David Neiwert

David Neiwert is a freelance writer based in Seattle and the editor of the blog Orcinus. A National Press Club award winner for his reportage on the radical right, he is also the author of three books, most recently Strawberry Days: How Internment Destroyed a Japanese American Community.

Recent Articles

The Fence to Nowhere

The Minutemen promised their supporters a high-tech border barrier. Instead, they got a five-strand barbed-wire fence and a bunch of radical splinter groups.

Jim Campbell was a contractor before he became an Arizona retiree, so he happens to know a little about getting construction projects completed. He also happens to be avidly involved in efforts to stem what he and thousands of others see as an unholy tide of illegal immigrants streaming over the U.S.?Mexico border. So when the Minutemen--those "citizen watchdogs" who have been setting up vigilante border patrols throughout the Southwest--announced plans to build a fence along a section of the Arizona-Mexico border, it seemed to Campbell like a good time to step up and make a difference. A couple of years later and $100,000 lighter, Campbell's not so sure it was a good idea. In fact, he calls the people running the Minutemen's border-fence project "a bunch of felons." When he first contacted the Minuteman Civil Defense Corps (MCDC)--the most prominent of the two major Minutemen organizations and the sponsors of the fence project--in early May 2006, he was enthusiastic about his vision...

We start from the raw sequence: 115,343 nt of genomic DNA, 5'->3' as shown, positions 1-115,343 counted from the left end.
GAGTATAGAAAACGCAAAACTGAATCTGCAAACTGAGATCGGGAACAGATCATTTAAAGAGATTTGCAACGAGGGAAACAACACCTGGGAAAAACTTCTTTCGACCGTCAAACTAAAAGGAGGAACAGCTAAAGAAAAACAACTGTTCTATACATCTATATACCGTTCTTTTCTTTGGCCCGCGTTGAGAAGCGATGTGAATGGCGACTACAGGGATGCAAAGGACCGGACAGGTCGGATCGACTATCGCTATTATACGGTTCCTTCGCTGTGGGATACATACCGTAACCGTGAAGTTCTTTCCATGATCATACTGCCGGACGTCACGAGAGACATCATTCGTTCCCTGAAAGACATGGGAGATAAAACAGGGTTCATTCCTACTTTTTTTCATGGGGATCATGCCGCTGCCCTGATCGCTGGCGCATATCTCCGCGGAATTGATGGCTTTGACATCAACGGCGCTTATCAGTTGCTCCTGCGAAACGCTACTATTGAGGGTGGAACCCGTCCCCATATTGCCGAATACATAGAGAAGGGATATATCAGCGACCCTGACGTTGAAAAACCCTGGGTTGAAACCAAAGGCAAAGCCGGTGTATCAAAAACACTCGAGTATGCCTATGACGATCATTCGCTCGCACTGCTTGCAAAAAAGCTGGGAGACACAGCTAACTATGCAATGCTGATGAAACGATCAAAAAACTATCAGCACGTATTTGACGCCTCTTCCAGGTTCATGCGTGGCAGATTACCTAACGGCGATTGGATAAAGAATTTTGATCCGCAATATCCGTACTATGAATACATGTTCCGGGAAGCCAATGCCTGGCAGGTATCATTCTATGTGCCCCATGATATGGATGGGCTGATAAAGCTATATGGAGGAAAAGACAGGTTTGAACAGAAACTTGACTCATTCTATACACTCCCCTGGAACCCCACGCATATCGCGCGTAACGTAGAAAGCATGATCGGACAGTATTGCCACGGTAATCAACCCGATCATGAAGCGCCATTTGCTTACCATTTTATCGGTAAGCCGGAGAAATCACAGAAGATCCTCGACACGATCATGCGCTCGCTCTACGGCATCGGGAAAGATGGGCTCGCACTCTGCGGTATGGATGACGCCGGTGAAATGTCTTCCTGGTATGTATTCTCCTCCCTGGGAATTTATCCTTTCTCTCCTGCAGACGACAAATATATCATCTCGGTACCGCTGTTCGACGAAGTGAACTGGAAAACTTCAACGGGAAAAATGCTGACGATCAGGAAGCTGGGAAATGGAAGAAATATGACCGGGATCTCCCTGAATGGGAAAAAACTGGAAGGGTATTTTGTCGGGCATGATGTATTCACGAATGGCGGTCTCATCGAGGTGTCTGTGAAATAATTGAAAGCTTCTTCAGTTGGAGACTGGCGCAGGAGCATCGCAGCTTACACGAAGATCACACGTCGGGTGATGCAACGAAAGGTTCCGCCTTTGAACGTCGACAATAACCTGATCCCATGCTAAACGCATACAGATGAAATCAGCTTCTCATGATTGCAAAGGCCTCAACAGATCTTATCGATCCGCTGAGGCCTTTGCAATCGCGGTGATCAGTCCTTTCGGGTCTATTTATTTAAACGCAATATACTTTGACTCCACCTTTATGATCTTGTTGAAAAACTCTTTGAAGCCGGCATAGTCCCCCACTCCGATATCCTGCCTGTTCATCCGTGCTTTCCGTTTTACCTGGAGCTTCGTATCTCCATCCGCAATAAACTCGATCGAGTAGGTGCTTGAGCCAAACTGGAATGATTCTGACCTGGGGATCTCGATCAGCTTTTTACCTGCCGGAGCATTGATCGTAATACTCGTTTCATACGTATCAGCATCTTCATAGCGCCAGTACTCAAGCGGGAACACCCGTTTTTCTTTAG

Jonah Goldberg's Bizarro History

In his new book, Goldberg has decided to dream up fascists on the left rather than acknowledge that the real American fascists have been lurking in the right's closet for many years.

Liberal Fascism: The Secret History of the American Left, From Mussolini to the Politics of Meaning by Jonah Goldberg (Doubleday, 496 pages) * * * The public understanding of World War II history and its precedents has suffered in recent years from the depredations of revisionist historians -- the David Irvings and David Bowmans of the field who have attempted to recast the meaning of, respectively, the Holocaust and the Japanese American internment. Their reach, however, has been somewhat limited to fringe audiences. It might be tempting to throw Jonah Goldberg's Liberal Fascism: The Secret History of the American Left from Mussolini to the Politics of Meaning into those same cloacal backwaters, but there is an essential difference that goes well beyond the likely much broader reach of Goldberg's book, which was inexplicably published by a mainstream house (Doubleday). Most revisionists are actually historians with some credentials, and their theses often hinge on nuances and the...